Nevan Krogan to set ambitious scientific course for UCSF site.
Krogan, a professor of cellular and molecular pharmacology and an investigator at the J. David Gladstone Institutes who came to UCSF in 2006 as a Sandler Fellow, is known for his prolific research into developing and using systems biology approaches to help understand complex biological phenomenon.
In his new role, which began in July, Krogan will help enable the research of UCSF investigators directly affiliated with QB3, and bring approaches and technologies from the physical and quantitative sciences and engineering within reach of the entire UCSF community. He will report to UCSF Vice Chancellor for Research Keith Yamamoto, Ph.D., and Regis Kelly, Ph.D., director of the entire QB3 consortium, while working in conjunction with faculty and trainees at QB3’s three campuses: UCSF, UC Berkeley and UC Santa Cruz.
“Promoting collaboration is absolutely critical in this role, and there are few scientists more collaborative than Nevan,” Yamamoto said. “In following the excellent efforts of the previous director, Brian Shoichet, Nevan has laid out an exciting and ambitious scientific agenda to develop and exploit new experimental and computational technologies to identify and understand the components of the governing circuitry, the logic systems, within and between cells.”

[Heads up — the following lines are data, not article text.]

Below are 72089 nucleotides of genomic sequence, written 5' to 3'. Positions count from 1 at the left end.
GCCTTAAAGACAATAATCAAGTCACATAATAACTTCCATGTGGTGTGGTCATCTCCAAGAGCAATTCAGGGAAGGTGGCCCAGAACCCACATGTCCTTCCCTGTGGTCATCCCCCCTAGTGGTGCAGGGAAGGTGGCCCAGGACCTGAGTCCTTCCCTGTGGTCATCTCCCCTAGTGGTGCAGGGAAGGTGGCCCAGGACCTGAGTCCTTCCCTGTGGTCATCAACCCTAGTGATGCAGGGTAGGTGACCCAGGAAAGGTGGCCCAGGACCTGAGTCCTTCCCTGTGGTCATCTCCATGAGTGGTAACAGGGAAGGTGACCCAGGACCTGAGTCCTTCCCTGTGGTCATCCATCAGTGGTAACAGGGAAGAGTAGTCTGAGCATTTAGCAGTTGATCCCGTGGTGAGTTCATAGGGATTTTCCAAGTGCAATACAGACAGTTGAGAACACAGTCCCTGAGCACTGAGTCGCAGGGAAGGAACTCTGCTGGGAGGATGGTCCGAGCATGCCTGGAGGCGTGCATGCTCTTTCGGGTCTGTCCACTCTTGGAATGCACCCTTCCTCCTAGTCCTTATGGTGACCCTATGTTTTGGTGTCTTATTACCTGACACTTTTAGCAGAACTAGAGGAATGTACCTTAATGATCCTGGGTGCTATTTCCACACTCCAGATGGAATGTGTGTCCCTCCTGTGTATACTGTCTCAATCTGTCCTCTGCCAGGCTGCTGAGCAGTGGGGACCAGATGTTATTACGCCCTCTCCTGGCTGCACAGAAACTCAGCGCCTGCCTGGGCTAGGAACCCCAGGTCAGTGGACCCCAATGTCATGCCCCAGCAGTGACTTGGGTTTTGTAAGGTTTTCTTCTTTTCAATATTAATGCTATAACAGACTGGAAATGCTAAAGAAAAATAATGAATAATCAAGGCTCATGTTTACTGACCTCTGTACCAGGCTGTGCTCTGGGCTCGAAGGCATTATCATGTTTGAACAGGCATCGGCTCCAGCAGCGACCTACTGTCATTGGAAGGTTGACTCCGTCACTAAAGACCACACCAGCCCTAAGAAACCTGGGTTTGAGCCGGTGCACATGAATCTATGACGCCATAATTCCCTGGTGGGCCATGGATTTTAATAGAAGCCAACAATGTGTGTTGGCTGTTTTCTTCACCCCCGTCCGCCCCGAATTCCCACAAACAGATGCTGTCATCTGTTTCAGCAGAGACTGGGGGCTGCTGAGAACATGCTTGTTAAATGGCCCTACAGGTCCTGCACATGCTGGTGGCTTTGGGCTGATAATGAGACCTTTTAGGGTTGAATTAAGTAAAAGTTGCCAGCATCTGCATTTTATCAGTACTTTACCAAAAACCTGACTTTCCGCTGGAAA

QB3 was founded in 2000 by former Gov. Gray Davis as one of four California Institutes for Science and Innovation that would support UC science and help translate it into economic activity and public benefit for the state of California. QB3, which now has 238 affiliated faculty members on three campuses, is the only institute focused on the quantitative biosciences. At UCSF, headquarters for QB3, 84 faculty are affiliates from the schools of medicine and pharmacy.